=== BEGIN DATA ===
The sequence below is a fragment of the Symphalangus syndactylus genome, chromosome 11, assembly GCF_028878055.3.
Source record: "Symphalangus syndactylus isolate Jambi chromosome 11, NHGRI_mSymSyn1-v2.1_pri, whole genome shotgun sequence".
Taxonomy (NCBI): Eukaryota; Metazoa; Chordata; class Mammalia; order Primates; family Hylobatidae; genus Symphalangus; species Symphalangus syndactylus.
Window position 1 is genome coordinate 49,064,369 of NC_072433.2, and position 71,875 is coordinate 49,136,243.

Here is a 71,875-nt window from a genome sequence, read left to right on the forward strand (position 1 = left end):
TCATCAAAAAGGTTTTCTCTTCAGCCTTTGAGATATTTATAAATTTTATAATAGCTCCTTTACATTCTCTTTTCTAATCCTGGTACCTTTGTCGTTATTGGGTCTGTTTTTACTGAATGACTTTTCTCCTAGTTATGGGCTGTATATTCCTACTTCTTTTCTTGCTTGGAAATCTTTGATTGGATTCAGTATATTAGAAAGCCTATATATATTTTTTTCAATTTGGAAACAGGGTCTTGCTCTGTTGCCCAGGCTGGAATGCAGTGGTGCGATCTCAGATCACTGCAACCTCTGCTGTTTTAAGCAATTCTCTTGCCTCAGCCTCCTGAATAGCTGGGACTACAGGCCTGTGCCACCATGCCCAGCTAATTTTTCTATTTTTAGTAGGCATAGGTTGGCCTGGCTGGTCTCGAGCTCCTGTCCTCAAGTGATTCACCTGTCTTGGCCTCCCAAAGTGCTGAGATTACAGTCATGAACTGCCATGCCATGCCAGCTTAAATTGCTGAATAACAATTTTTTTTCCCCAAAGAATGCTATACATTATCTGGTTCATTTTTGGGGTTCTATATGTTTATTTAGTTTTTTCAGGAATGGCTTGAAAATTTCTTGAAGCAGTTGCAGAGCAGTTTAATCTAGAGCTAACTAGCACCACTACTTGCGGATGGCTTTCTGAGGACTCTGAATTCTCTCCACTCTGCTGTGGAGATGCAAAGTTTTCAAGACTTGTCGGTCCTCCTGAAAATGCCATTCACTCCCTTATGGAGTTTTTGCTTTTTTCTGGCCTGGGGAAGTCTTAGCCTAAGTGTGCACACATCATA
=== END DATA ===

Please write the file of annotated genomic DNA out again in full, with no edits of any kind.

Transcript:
The sequence below is a fragment of the Symphalangus syndactylus genome, chromosome 11, assembly GCF_028878055.3.
Source record: "Symphalangus syndactylus isolate Jambi chromosome 11, NHGRI_mSymSyn1-v2.1_pri, whole genome shotgun sequence".
Taxonomy (NCBI): Eukaryota; Metazoa; Chordata; class Mammalia; order Primates; family Hylobatidae; genus Symphalangus; species Symphalangus syndactylus.
Window position 1 is genome coordinate 49,064,369 of NC_072433.2, and position 71,875 is coordinate 49,136,243.

Here is a 71,875-nt window from a genome sequence, read left to right on the forward strand (position 1 = left end):
TCATCAAAAAGGTTTTCTCTTCAGCCTTTGAGATATTTATAAATTTTATAATAGCTCCTTTACATTCTCTTTTCTAATCCTGGTACCTTTGTCGTTATTGGGTCTGTTTTTACTGAATGACTTTTCTCCTAGTTATGGGCTGTATATTCCTACTTCTTTTCTTGCTTGGAAATCTTTGATTGGATTCAGTATATTAGAAAGCCTATATATATTTTTTTCAATTTGGAAACAGGGTCTTGCTCTGTTGCCCAGGCTGGAATGCAGTGGTGCGATCTCAGATCACTGCAACCTCTGCTGTTTTAAGCAATTCTCTTGCCTCAGCCTCCTGAATAGCTGGGACTACAGGCCTGTGCCACCATGCCCAGCTAATTTTTCTATTTTTAGTAGGCATAGGTTGGCCTGGCTGGTCTCGAGCTCCTGTCCTCAAGTGATTCACCTGTCTTGGCCTCCCAAAGTGCTGAGATTACAGTCATGAACTGCCATGCCATGCCAGCTTAAATTGCTGAATAACAATTTTTTTTCCCCAAAGAATGCTATACATTATCTGGTTCATTTTTGGGGTTCTATATGTTTATTTAGTTTTTTCAGGAATGGCTTGAAAATTTCTTGAAGCAGTTGCAGAGCAGTTTAATCTAGAGCTAACTAGCACCACTACTTGCGGATGGCTTTCTGAGGACTCTGAATTCTCTCCACTCTGCTGTGGAGATGCAAAGTTTTCAAGACTTGTCGGTCCTCCTGAAAATGCCATTCACTCCCTTATGGAGTTTTTGCTTTTTTCTGGCCTGGGGAAGTCTTAGCCTAAGTGTGCACACATCATA